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11 June 2024

Workers Base Business Decisions on Information They Aren’t Sure is Accurate

The vast majority (80%) of knowledge workers admit to making business decisions based on information they aren’t entirely sure about.

A study from Cardiff-based AI-powered market intelligence platform AMPLYFI reveals discrepancies in determining content credibility, which it says leaves businesses at risk of misplaced confidence.

Knowledge workers are reliant on search engines, social media and third-party research to make critical business decisions. Validating this wide variety of content is considered the number one priority (54%) as it forms the basis of this decision making.

Despite this, 88% say they only discover information is inaccurate after putting plans in place.

AMPLYFI commissioned independent research house Censuswide to poll 100 decision makers within businesses of at least 250 people, with the aim to benchmark how selective knowledge workers are about the content they read and trust.

Paul Teather, AMPLYFI’s CEO, said:

“Trustworthy content is in danger of being an echo chamber of what lots of peers are seeing and thinking.  A truly original and independent view can only be taken with a wider appraisal of the available content – even if some of the insight makes for uncomfortable reading.”

The study found that 93% of knowledge workers are confident that they are accessing the most relevant resources available to them. However, only 6% frequently go past the first page on a Google search to find relevant results, and only two in 10 (21%) choose to explore new channels.

64% of knowledge workers fear that navigating the increasing volume of content around their industry is becoming unsustainable – which will only get worse as the datasphere grows.

At the same time, trust in technology is at an all-time high, with 86% of knowledge workers deeming AI platforms to be altogether trustworthy.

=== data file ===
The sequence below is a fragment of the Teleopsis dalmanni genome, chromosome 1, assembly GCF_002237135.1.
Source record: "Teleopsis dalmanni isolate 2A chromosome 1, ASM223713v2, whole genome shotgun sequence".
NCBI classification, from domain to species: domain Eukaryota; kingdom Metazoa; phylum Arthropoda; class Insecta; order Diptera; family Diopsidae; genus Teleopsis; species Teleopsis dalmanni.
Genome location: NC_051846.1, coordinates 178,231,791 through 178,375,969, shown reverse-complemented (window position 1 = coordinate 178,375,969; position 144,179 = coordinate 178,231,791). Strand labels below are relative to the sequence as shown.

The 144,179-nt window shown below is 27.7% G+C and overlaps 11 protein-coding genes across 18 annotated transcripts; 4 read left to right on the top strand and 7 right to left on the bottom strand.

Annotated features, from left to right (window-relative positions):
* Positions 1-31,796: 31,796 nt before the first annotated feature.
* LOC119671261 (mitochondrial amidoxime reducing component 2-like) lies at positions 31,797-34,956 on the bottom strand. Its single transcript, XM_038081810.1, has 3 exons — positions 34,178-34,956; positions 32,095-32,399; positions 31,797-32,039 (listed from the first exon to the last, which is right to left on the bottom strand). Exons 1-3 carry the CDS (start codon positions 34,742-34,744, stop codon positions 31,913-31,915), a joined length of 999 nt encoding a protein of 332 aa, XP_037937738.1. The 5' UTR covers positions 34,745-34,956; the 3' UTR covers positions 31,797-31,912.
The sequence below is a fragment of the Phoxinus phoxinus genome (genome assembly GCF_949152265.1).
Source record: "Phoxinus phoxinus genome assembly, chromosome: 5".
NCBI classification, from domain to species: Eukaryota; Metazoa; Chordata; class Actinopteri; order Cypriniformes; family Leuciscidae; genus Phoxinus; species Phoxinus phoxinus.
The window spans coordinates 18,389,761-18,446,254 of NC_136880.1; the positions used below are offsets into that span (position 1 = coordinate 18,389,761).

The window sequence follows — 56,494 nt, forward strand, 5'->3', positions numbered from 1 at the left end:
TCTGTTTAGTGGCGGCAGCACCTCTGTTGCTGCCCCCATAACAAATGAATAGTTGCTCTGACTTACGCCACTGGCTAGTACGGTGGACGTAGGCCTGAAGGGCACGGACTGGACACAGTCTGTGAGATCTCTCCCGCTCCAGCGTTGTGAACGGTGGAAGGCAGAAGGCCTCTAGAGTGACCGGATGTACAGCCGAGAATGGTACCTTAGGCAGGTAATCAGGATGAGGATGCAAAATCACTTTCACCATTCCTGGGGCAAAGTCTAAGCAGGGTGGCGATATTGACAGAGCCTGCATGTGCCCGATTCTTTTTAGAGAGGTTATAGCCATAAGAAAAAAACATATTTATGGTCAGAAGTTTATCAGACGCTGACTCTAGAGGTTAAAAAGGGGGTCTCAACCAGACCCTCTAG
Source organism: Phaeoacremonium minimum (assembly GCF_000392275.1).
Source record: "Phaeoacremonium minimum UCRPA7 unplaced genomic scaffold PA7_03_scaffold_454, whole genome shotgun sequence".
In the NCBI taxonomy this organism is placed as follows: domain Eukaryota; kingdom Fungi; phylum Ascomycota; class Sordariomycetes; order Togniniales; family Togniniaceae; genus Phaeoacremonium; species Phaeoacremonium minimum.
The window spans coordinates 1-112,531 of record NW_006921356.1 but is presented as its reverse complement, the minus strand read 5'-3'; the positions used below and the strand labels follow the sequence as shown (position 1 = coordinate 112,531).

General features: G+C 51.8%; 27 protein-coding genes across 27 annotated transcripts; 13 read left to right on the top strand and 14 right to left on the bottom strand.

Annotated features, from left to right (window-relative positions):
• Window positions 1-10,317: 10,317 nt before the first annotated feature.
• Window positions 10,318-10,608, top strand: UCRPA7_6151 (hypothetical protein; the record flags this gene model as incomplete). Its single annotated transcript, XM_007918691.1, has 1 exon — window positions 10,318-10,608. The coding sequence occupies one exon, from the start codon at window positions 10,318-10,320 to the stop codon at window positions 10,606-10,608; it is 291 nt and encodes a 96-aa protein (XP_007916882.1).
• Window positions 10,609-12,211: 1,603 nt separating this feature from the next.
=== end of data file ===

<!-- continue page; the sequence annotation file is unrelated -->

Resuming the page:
However, the AI industry is fighting a bigger battle, as over three quarters of respondents (78%) believe that popular Generative AI models like ChatGPT are actually eroding people’s trust in AI.

Paul added:

“These AI tools are chasing the broadest possible user base and are essentially B2C tools that can also be used by organisations. However, this use has to be carefully managed so as not to undermine the truly transformative potential of the technology when applied to a specific use case.”

Survey respondents reveal the primary benefits of AI for market intelligence to be faster data analysis (44%), making it easier to identify market opportunities (38%) and improved accuracy of research (38%).

More than three quarters (81%) state that generative AI provides accurate and relevant intelligence and insight, and the most common measure of trust is that it has been externally validated and fact checked (37%), which trustworthy AI can offer.

Paul said:

“In every organisation, knowledge workers are under pressure to become more effective, to take shortcuts, to “hack” processes. But along the way, we have to make sure that these steps do not undermine the very things they sought to benefit. We believe that AI unlocks huge potential to solve both a volume and quality challenge in the content space.”

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